SPOKANE, Wash. — During a special meeting on Tuesday, the Spokane Regional Health District Board approved a settlement with a former employee who alleged discrimination and retaliation.
Kyle Unland, who served as the health district's former Division Director of Health Promotion, filed a lawsuit on July 2, 2020. He claimed he was fired after raising concerns with human resources about being discriminated against because of his gender and race, as a white man.
After an executive session, Millwood Mayor and Board Member Kevin Freeman introduced the motion to accept the proposed settlement with Unland and authorize SRHD Administrative Officer Amelia Clark to sign and execute the agreement. It was unanimously approved.
In a statement sent to KREM, Unland said the lawsuit "has been resolved to the mutual satisfaction of both parties," adding that he is "not authorized to discuss it."
This comes as the health district continues to face scrutiny following the firing of former Spokane County Health Officer Dr. Bob Lutz. Clark asked Lutz to resign from his position in late October 2020, citing "performance issues. In early November, the board voted 8-4 to fire Lutz during a special meeting.
Immediately after the vote to fire Lutz, the board voted unanimously to replace him temporarily with Dr. Francisco "Frank" Velazquez. The health district is now searching for a permanent replacement.
Unland sues SRHD for discrimination, retaliation
According to the lawsuit, Unland submitted his application to a recruiting agency contracted by SRHD to recruit, select, interview and participate in the hiring decision to fill the vacant SRHD Administrative Officer position in May 2019.
Unland was among seven applicants selected for interviews with the SRHD Board of Health selection committee, according to lawsuit. On June 27, 2019, Unland attended a Board of Health meeting and learned the top four candidates for the position had been invited to in-person interviews with the committee while he was out of town on SRHD business, the lawsuit says.
The lawsuit claims Unland was not selected for the final interviews because he is a white man. The lawsuit also claims Unland was the best qualified candidate to fill the position.
According to the lawsuit, the final four candidates included three women and a Hispanic man. Only one of the women had experience working for a public health agency and the man had zero years of health experience, the lawsuit says. Three candidates who were not selected for the final four interviews were white men with numerous years of experience working for public health agencies, according to the lawsuit.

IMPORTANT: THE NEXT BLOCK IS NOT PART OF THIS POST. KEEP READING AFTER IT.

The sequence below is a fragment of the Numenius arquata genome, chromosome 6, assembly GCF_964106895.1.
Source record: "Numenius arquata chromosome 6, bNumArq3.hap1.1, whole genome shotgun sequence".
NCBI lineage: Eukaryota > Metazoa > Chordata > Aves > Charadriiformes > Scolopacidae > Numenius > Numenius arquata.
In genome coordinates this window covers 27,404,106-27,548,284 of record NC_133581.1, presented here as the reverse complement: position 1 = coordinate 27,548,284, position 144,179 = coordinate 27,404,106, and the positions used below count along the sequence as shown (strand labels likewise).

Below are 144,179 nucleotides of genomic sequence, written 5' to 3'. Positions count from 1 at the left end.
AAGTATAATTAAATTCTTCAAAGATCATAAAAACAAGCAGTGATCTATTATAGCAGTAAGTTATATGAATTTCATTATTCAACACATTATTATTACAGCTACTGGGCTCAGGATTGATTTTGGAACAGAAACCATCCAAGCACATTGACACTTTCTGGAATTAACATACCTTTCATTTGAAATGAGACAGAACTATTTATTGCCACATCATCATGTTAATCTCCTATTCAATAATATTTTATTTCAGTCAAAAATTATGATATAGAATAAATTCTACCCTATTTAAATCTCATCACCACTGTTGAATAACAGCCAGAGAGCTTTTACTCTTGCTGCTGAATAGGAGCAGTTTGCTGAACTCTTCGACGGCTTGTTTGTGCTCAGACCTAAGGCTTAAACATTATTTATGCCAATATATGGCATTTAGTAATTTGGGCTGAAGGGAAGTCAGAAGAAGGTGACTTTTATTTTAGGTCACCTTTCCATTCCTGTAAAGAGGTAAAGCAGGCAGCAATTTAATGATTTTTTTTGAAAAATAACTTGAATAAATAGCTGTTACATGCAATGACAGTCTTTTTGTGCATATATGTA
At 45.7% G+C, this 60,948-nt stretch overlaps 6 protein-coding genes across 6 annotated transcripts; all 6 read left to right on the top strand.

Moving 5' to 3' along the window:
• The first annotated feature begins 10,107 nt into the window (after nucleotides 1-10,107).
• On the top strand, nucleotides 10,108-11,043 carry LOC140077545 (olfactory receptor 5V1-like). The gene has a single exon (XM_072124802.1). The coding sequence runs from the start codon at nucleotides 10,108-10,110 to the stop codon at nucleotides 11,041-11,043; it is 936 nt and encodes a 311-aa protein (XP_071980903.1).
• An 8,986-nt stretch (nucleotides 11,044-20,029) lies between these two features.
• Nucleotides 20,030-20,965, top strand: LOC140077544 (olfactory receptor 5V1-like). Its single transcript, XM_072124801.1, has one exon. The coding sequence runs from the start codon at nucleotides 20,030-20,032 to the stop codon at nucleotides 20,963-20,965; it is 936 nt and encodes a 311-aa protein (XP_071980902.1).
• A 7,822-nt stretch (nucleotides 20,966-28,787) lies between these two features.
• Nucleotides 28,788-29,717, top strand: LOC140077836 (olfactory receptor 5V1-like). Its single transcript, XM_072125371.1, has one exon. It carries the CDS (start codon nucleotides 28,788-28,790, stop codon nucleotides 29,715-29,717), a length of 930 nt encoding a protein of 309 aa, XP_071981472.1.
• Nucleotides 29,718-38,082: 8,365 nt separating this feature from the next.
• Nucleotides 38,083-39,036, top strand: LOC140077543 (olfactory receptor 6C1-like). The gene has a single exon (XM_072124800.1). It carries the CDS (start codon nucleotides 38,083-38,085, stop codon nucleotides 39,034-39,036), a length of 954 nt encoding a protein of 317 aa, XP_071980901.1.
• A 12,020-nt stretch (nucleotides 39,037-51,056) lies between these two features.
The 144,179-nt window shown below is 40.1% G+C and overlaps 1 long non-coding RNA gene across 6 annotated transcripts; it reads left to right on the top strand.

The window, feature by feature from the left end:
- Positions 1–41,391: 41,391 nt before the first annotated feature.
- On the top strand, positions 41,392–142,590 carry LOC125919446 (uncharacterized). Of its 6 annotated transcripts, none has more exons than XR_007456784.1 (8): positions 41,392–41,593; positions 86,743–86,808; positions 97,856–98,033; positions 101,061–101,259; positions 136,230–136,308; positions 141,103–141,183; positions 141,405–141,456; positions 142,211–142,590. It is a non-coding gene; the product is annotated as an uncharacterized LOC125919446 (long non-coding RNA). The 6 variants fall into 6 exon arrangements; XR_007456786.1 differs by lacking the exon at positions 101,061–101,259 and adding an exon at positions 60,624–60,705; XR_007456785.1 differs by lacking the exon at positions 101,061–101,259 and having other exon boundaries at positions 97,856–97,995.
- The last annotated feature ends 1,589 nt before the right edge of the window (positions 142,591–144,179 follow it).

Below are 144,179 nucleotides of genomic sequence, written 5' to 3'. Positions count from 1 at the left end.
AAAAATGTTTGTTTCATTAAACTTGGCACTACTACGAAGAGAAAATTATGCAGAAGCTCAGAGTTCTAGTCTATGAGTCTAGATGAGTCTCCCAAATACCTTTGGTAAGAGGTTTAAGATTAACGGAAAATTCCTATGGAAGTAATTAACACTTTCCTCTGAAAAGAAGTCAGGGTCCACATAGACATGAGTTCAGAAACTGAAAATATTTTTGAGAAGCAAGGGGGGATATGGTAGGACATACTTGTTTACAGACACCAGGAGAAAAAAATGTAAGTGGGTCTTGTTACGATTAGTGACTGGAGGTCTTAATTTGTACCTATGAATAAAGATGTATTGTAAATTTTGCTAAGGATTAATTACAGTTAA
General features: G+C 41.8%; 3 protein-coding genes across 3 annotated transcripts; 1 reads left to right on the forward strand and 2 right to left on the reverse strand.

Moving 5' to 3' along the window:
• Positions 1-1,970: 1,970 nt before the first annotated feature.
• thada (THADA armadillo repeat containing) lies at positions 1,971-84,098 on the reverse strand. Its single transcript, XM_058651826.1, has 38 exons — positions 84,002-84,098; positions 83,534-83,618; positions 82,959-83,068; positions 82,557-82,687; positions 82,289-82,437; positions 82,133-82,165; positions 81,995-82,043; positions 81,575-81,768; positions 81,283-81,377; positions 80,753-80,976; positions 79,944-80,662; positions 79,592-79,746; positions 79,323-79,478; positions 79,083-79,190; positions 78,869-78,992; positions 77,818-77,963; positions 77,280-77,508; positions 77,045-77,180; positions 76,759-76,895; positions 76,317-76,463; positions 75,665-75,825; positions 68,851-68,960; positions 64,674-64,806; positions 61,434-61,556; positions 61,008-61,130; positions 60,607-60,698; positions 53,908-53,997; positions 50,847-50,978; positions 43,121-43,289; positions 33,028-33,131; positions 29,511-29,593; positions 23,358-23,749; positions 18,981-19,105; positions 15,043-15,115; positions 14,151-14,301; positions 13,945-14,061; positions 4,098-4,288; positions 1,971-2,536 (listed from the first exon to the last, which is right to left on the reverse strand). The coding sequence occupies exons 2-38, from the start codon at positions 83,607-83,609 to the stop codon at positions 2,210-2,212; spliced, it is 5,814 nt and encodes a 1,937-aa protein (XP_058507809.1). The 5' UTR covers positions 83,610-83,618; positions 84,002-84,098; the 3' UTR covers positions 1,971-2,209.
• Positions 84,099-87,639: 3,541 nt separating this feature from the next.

On Aug. 9, 2019, the lawsuit says Unland learned through email that Clark had been chosen for the administrative officer position and had no experience working in a public health agency. The lawsuit says Clark doesn’t have a college degree in health sciences or public health administration.
According to the lawsuit, Unland met with SRHD's human resources director on Jan. 31, 2020 and told her he felt he was discriminated against in the selection process. The HR director told Unland she would bring his concerns to the attention of the SRHD attorney and would get back in touch with him.
The lawsuit says the HR director notified Clark about the discussion and she later notified Ben Wick, who serves as chairman of the Board of Health, about Unland’s complaints.
Less than two hours after Unland’s discussion with human resources, the lawsuit says Clark sent out an email announcing that she had decided to change the timeline for “action steps for the organizational structure.”
On Feb. 4, 2020, Unland was called into a meeting with Clark and HR where he was told he was being laid-off with pay until Feb. 14 and that his job had been eliminated due to reorganization, according to the lawsuit. During the meeting, Clark show Unland the new organizational chart she had drafted which moved his responsibilities to another division and showed four vacancies on the managerial/executive leadership team, the lawsuit says.
The lawsuit says Unland asked Clark if he could fill the newly created and vacant position of Associate Director of Community and Family Programs. Clark said the new positions were reserved for less experienced employees for the succession planning efforts of the agency, the lawsuit says.
The lawsuit claims Unland was escorted out of the SRHD building without an opportunity to clear out his personal belongings.
In April 2020, the lawsuit says SRHD and Clark selected a younger woman to fill the Associate Director of Community and Family Programs.
The lawsuit asks for a jury trial and for SRHD to pay for special damages of lost wages, benefits and out-of-pocket expenses in an amount proven at trial.
The lawyer for SRHD and Clark filed a response denying the allegations on July 22 saying, “Defendants’ treatment of Plaintiff was at all times for valid, lawful reasons unrelated to his age, gender, race or alleged participation in protected activity.”